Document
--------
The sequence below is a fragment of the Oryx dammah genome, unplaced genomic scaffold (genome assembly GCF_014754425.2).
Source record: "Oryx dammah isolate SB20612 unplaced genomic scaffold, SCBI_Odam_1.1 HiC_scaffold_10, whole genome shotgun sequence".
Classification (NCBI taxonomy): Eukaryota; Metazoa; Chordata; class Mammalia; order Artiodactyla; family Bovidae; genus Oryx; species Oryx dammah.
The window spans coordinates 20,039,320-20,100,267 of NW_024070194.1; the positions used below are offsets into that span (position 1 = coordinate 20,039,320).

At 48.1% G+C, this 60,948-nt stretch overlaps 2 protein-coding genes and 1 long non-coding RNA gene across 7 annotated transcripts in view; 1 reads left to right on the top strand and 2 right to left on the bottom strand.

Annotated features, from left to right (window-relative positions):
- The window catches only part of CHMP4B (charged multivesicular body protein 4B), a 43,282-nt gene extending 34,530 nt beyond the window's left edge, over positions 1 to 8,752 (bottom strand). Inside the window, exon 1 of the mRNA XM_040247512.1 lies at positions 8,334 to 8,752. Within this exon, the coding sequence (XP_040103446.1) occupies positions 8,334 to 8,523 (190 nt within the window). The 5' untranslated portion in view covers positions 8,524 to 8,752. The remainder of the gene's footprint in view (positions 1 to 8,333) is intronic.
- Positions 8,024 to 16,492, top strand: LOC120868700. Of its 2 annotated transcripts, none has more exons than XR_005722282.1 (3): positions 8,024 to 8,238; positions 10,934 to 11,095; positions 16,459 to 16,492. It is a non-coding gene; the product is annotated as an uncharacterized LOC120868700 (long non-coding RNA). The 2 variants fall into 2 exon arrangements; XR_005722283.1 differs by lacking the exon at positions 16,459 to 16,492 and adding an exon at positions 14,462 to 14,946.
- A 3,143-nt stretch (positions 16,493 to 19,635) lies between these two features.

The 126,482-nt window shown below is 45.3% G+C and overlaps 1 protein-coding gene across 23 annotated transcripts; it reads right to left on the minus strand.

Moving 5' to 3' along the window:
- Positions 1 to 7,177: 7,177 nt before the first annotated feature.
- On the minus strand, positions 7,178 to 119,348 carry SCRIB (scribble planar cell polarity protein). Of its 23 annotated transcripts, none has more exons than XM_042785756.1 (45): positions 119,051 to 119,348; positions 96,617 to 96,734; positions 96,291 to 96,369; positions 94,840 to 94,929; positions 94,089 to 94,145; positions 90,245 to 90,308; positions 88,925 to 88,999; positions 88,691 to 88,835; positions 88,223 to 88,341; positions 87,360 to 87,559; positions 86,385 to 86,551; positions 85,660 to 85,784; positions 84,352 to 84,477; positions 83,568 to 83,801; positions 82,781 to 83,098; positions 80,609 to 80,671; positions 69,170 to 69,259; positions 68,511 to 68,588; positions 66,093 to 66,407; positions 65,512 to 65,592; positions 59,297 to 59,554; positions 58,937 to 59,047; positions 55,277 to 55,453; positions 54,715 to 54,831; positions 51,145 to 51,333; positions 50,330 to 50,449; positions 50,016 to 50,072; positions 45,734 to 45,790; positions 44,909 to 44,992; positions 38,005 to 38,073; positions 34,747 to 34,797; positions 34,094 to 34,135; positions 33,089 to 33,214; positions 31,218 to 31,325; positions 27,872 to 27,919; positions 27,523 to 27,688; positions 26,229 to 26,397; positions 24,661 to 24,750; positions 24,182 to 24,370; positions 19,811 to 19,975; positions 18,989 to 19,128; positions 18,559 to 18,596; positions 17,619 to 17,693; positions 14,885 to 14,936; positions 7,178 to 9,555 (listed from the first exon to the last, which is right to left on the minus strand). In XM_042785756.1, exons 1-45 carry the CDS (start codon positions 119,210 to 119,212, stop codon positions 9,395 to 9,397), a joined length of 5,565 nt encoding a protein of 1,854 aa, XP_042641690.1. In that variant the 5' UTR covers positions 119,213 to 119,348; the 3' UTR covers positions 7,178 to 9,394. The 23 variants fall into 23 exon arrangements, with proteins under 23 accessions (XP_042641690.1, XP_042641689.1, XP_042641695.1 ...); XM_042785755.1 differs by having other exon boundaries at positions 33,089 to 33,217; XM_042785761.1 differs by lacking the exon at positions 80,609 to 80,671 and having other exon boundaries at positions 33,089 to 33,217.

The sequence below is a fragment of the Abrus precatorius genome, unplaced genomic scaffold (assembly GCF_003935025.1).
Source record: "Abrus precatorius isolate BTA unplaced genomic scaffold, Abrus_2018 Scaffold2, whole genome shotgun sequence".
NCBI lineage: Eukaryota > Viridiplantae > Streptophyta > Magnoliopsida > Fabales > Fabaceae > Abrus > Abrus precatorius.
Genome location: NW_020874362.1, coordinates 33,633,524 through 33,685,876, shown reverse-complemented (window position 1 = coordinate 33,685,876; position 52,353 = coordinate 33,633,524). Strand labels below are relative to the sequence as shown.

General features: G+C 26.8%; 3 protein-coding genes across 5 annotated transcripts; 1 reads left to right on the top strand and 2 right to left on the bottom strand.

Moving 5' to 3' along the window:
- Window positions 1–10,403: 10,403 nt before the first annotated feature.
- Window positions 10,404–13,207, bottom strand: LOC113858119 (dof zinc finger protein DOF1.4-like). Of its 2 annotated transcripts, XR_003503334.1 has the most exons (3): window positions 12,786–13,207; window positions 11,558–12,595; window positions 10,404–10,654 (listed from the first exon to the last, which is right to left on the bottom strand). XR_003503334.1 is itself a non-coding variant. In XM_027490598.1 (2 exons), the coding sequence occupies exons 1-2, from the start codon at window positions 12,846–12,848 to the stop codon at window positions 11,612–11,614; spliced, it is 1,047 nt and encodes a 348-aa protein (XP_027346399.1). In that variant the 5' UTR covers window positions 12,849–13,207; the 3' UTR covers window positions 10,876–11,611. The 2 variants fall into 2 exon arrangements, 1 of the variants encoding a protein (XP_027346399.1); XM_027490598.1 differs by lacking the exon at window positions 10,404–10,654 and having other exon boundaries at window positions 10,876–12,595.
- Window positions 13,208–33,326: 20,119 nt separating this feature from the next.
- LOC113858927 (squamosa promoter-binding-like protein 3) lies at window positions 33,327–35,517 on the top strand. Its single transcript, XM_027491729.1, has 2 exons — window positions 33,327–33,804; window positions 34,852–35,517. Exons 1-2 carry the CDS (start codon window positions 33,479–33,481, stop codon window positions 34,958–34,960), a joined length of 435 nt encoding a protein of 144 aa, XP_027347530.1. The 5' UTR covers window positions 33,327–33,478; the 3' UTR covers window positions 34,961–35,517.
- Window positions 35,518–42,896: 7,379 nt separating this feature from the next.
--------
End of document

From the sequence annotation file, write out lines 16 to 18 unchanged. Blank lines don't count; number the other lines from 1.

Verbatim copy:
NCBI lineage: Eukaryota > Viridiplantae > Streptophyta > Magnoliopsida > Fabales > Fabaceae > Abrus > Abrus precatorius.
Genome location: NW_020874362.1, coordinates 33,633,524 through 33,685,876, shown reverse-complemented (window position 1 = coordinate 33,685,876; position 52,353 = coordinate 33,633,524). Strand labels below are relative to the sequence as shown.

General features: G+C 26.8%; 3 protein-coding genes across 5 annotated transcripts; 1 reads left to right on the top strand and 2 right to left on the bottom strand.